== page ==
International Ties

When great powers meet

By David Shambaugh (China Daily)
Updated: 2011-01-18 07:54
Large Medium Small

When US President Barack Obama hosts President Hu Jintao at the White House on Jan 19, it will be the 12th full summit meeting between American and Chinese presidents since former US president Richard Nixon made his historic visit to Beijing in 1972. A dozen summits in almost 40 years is testimony to the significance of each - and this - summit.

Of course, in today's world of diplomacy the importance of such summitry is somewhat diluted by the frequent meetings the two heads of state have at various international forums throughout the year. Presidents Obama and Hu have met seven times already and they speak regularly over the telephone, on average once a month. Personal and private communications are exchanged as well. All of this interaction reflects not only the institutionalization of US-China relationship, but also the changed nature of diplomacy in today's world.

Nonetheless, the role of a summit meeting (formal state visit) is special. It presents a unique opportunity for the two leaders to engage in truly comprehensive discussions about the totality of the relationship and the state of the world. When they meet on the sidelines of an international event, time and discussions are much more limited. The meeting in the White House on Wednesday, and the other interactions between President Hu's high-level delegation with their American counterparts, offers an important opportunity to bring some much-needed stability to the Sino-American relationship and to advance common cause where possible.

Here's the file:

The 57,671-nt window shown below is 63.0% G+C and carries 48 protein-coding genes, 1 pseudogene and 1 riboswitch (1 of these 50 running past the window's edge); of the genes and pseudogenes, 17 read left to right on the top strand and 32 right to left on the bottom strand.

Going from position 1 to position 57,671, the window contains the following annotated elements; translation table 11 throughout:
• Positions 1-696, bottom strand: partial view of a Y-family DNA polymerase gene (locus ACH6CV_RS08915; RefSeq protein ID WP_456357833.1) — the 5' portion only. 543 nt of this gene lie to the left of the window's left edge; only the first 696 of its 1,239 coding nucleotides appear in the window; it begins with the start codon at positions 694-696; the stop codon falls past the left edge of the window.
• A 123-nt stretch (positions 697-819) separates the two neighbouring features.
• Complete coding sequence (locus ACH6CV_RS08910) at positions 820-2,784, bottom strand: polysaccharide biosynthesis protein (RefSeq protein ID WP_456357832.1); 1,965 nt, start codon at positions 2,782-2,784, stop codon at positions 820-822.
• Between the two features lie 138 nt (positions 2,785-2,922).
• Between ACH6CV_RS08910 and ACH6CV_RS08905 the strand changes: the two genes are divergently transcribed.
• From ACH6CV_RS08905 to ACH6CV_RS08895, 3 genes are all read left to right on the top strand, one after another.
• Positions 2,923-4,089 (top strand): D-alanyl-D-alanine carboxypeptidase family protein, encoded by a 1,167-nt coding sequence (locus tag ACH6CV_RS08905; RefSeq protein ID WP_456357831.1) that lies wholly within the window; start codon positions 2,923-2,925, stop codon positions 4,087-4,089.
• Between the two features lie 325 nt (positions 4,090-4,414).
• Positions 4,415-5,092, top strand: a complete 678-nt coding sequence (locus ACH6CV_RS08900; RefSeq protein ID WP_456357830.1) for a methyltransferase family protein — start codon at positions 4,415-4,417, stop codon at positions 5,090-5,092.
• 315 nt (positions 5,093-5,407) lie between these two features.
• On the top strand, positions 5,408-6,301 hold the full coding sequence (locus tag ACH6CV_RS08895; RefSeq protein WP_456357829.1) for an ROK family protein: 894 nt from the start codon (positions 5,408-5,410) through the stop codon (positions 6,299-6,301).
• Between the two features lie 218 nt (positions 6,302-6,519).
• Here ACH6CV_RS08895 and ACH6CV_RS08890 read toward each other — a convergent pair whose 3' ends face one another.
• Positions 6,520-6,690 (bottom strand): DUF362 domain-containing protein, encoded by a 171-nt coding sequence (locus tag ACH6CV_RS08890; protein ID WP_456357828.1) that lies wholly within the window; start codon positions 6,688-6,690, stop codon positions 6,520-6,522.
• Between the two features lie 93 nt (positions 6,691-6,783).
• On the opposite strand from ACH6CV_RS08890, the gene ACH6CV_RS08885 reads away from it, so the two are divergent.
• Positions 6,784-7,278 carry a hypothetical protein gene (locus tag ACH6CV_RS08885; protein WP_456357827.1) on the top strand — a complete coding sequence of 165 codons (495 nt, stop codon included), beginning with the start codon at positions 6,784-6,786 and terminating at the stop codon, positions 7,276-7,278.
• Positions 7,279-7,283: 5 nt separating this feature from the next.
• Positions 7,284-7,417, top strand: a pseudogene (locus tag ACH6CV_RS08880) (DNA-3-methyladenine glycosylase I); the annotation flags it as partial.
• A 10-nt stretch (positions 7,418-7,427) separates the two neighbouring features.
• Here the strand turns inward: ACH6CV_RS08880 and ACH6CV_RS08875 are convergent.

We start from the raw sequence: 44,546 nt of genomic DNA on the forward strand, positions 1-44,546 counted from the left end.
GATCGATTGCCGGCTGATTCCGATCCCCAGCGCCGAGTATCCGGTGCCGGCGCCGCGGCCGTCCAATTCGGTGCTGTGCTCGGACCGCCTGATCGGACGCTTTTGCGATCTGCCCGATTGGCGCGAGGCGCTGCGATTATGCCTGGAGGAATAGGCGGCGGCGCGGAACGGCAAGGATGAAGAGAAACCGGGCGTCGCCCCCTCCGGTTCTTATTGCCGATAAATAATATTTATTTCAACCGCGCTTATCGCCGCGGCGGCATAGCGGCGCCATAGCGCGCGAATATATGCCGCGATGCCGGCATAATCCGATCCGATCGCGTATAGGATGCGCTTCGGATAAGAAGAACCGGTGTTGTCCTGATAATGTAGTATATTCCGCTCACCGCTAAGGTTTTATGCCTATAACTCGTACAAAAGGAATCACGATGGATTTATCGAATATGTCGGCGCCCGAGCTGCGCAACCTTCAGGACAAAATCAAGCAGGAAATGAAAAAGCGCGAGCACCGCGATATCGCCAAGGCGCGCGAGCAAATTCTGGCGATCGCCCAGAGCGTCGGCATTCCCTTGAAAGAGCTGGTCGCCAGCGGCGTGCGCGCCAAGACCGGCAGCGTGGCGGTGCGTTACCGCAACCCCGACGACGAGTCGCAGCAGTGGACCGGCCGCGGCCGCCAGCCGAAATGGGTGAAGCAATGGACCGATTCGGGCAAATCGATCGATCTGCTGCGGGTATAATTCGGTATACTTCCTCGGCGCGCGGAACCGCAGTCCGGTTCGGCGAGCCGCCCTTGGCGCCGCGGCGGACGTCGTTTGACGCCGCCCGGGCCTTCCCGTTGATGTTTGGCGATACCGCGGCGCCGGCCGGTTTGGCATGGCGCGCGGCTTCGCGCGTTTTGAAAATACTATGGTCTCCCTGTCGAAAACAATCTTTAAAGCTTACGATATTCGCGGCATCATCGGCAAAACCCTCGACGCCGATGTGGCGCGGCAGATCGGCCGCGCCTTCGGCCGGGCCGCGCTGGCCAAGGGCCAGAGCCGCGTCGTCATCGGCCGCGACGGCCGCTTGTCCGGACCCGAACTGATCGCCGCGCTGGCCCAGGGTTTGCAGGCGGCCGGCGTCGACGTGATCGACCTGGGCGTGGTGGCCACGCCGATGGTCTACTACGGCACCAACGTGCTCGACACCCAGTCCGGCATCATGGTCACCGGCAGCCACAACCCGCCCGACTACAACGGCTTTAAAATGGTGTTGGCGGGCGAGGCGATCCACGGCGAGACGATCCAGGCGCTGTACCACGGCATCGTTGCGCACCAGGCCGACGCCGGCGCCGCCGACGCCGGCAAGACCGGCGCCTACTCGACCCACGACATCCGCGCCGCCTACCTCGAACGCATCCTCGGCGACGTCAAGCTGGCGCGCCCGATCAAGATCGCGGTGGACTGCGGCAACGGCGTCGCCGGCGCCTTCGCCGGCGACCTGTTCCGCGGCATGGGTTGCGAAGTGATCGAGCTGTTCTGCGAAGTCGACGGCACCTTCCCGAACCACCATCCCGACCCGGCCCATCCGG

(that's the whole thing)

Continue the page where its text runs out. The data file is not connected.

It is no secret that the US-China relationship has endured great difficulties over the past year since Obama paid a state visit to China in November 2009. It has been the worst year in Sino-American relations in at least a decade. Problems, many serious, have arisen in virtually every area of the relationship - diplomatic, economic, political, strategic, military, regional and global. Considerable distrust has grown on each side (both at the government and public level) in the process. The relationship cannot be said to be in either a healthy or cooperative phase - as disagreements, distrust and frustration have grown on each side.

Yet both governments have made real efforts over the past two months to improve the atmosphere before Hu's visit this week, and these efforts have helped to bring some new stability and sense of engagement with each other, while the summit itself offers the real opportunity to arrest the hemorrhaging of the past year. If the two leaders can find common ground on the grand strategic importance of the relationship in world affairs, and communicate this jointly and effectively, this will be a signal accomplishment. Hu will be warmly received and accorded an appropriately formal welcome befitting a state visit. So, the atmospherics will be conducive to reaching common strategic purpose.